1983: Galbraith's first publically performed chamber works—Dance, Nonet, and Time Cycle—appeared in premieres by the Carnegie Mellon Contemporary Ensemble and by Pittsburgh's Renaissance City Winds, who later commissioned and premiered Suite for Woodwind Quintet in 1985. The Pittsburgh New Music Ensemble premiered Fantasia in 1987 and Into Light in 1989.
1994: Aeolian Muses was commissioned and premiered by Mexico's Trío Neos for their concert tour through the US and Mexico. The group later recorded the work for its Quindecem Recordings album, Mujeres de las Américas (2000).
1995: Pittsburgh Symphony Orchestra pianist Patricia Prattis Jennings premiered Rhythms and Rituals with Pittsburgh's Renaissance City Winds, who commissioned the work for their 20th Birthday Celebration concert series. In 1999, Jennings and the Renaissance City Winds recorded "Rhythms" for ÉLAN's CD titled Nancy Galbraith: Four Chamber Works. The work soon found its way into the standard repertoire and in 2000 was hailed by Chamber Music magazine:
Not the least bit 'listener unfriendly' but it couldn't have been written at any other time but now. An example of the kind of piece that should be the 'sound of classical music' on today's radio stations.
1995: Gloria Te Deum was premiered by the River City Brass octet, conducted by Denis Colwell, and accompanied by the composer on organ. The work was commissioned by the Pittsburgh Synod of the Evangelical Lutheran Church of America for its 150th Anniversary Celebration at Pittsburgh's newly constructed David L. Lawrence Convention Center.
1995: Pittsburgh Symphony Orchestra principals Cynthia DeAlmeida (oboe) and Nancy Goeres (bassoon), along with Chilean pianist Luz Manriquez, premiered Galbraith's trio Incancantation and Allegro at the Shadyside Concert Series in Pittsburgh. The trio later recorded the work for ÉLAN's album Nancy Galbraith: Four Chamber Works mentioned above.
1996: Mexico City's Cuarteto Latinoamericano premiered String Quartet No. 1 at Mellon Institute in Pittsburgh. This was the first of three quartets the ensemble has premiered and recorded for the composer; Inquiet Spirits premiered in 2000 and String Quartet No. 3 in 2006. All three quartets appear on the indie release Nancy Galbraith: Cuarteto Latino Americano, which also features a performance of Introduction and Allegro for Violin and Piano by the Cuarteto's Saul Bitran and pianist Luz Manriquez.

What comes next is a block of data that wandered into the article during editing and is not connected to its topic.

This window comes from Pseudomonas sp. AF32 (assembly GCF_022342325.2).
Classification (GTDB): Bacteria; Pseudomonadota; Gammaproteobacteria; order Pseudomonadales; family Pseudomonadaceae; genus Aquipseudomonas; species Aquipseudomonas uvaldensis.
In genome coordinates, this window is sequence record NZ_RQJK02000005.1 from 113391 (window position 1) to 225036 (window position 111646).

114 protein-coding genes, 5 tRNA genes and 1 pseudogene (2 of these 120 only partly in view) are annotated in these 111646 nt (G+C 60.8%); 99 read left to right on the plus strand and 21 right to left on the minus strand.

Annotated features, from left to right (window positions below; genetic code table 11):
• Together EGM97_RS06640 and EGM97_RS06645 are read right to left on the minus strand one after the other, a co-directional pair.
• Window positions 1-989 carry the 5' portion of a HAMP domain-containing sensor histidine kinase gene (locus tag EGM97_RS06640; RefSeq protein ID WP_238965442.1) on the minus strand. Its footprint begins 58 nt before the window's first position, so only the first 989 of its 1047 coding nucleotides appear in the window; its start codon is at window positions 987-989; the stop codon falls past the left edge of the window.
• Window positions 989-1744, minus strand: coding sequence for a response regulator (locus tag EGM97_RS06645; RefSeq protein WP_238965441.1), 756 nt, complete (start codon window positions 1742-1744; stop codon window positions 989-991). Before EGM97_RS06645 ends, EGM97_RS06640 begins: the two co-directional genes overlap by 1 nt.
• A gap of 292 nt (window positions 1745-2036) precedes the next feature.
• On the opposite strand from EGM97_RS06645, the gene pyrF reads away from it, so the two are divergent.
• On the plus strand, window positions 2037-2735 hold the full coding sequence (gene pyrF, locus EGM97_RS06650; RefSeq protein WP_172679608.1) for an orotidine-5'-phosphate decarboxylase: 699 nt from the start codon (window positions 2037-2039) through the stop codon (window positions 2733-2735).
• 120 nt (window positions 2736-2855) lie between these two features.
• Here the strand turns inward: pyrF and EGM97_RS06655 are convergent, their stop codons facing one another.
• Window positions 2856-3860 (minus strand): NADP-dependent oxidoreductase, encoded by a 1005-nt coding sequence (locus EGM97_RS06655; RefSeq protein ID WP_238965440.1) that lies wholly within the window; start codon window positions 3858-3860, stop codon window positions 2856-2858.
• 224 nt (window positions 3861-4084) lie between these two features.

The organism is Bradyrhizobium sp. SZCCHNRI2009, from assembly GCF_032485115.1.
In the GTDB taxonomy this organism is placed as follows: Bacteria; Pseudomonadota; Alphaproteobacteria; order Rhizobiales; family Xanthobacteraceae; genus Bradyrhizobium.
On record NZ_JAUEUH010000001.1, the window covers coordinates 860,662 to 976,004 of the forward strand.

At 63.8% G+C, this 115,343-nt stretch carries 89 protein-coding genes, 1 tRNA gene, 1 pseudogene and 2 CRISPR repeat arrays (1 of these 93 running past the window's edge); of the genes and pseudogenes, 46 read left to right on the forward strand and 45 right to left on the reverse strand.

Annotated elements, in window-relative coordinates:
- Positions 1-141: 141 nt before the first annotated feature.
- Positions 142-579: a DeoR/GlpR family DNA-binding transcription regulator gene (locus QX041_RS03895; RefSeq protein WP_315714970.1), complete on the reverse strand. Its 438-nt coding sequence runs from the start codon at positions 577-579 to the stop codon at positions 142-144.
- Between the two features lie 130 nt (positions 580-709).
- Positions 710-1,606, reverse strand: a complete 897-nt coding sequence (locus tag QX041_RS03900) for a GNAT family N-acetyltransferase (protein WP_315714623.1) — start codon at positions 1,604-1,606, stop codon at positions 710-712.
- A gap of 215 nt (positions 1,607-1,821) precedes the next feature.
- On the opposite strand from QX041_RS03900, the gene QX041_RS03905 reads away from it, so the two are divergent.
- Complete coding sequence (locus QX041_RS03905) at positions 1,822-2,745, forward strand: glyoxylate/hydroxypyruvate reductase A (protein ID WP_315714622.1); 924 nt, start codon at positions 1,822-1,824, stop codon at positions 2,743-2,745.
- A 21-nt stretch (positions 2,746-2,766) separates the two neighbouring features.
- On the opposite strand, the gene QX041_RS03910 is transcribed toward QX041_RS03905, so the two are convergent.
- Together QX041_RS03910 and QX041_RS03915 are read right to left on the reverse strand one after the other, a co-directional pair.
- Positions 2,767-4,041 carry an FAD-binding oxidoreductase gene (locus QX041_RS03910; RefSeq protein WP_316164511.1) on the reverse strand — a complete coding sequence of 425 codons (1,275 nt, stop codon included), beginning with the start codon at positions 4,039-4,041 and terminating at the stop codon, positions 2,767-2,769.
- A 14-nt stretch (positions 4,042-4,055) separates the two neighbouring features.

2001: Chilean artists Alberto Almarza and Luz Manriquez presented the premiere of Atacama Sonata for flute and piano at the International Masterclass at the Juilliard School headed by Jeanne Baxtresser. The duet recorded the sonata for the Albany Records CD Nancy Galbraith: Atacama, released in 2003.
2002: Sinfonietta Ventus commissioned and premiered Galbraith's woodwind octet, Dos Danzas Latinas, for a concert at the Centro National de las Artes in Mexico City. This was followed by a repeat performance at the "XXX Festival Internacionao Cervantino" in Guanajuato, Mexico. They recorded the two dances, Habanera and Samba, for the Albany Records CD Nancy Galbraith: Atacama, released in 2003. Other performances followed with the Lake Superior Chamber Orchestra, Renaissance City Winds, the Cornell University Winds, et alii.
2003: Of Nature—a double reed quartet—was commissioned by the University of Texas at Austin for faculty principles Rebecca Henderson (oboe) and Kristin Wolfe Jensen (bassoon), who premiered the work—along with Susan Tomkiewicz (oboe) and Rebekah Heller (bassoon)—at the International Double Reed Society conference at the University of North Carolina. The quartet was later featured on Henderson's Longhorn Music album Gobo: Commissions and Premieres for Oboe in 2012.